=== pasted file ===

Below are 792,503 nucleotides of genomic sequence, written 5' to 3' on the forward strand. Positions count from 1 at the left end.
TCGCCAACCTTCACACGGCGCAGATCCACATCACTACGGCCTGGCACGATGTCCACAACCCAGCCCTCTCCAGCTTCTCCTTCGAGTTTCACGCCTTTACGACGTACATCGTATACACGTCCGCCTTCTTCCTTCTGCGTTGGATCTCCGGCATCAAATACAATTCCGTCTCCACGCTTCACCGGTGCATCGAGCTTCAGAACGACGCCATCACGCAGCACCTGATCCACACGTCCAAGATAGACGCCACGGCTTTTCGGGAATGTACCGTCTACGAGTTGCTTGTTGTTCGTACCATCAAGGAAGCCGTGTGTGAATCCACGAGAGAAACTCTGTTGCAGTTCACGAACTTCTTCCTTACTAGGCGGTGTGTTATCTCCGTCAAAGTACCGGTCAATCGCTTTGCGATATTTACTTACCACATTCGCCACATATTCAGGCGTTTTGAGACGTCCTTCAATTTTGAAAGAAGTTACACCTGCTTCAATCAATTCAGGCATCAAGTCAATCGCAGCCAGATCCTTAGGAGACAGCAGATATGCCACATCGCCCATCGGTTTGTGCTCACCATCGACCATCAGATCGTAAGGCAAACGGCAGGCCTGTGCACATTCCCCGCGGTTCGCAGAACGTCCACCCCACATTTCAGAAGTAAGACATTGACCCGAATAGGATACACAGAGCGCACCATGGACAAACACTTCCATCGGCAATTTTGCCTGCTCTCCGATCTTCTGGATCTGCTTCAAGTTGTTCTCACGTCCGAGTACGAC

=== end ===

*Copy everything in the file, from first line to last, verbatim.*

Below are 792,503 nucleotides of genomic sequence, written 5' to 3' on the forward strand. Positions count from 1 at the left end.
TCGCCAACCTTCACACGGCGCAGATCCACATCACTACGGCCTGGCACGATGTCCACAACCCAGCCCTCTCCAGCTTCTCCTTCGAGTTTCACGCCTTTACGACGTACATCGTATACACGTCCGCCTTCTTCCTTCTGCGTTGGATCTCCGGCATCAAATACAATTCCGTCTCCACGCTTCACCGGTGCATCGAGCTTCAGAACGACGCCATCACGCAGCACCTGATCCACACGTCCAAGATAGACGCCACGGCTTTTCGGGAATGTACCGTCTACGAGTTGCTTGTTGTTCGTACCATCAAGGAAGCCGTGTGTGAATCCACGAGAGAAACTCTGTTGCAGTTCACGAACTTCTTCCTTACTAGGCGGTGTGTTATCTCCGTCAAAGTACCGGTCAATCGCTTTGCGATATTTACTTACCACATTCGCCACATATTCAGGCGTTTTGAGACGTCCTTCAATTTTGAAAGAAGTTACACCTGCTTCAATCAATTCAGGCATCAAGTCAATCGCAGCCAGATCCTTAGGAGACAGCAGATATGCCACATCGCCCATCGGTTTGTGCTCACCATCGACCATCAGATCGTAAGGCAAACGGCAGGCCTGTGCACATTCCCCGCGGTTCGCAGAACGTCCACCCCACATTTCAGAAGTAAGACATTGACCCGAATAGGATACACAGAGCGCACCATGGACAAACACTTCCATCGGCAATTTTGCCTGCTCTCCGATCTTCTGGATCTGCTTCAAGTTGTTCTCACGTCCGAGTACGAC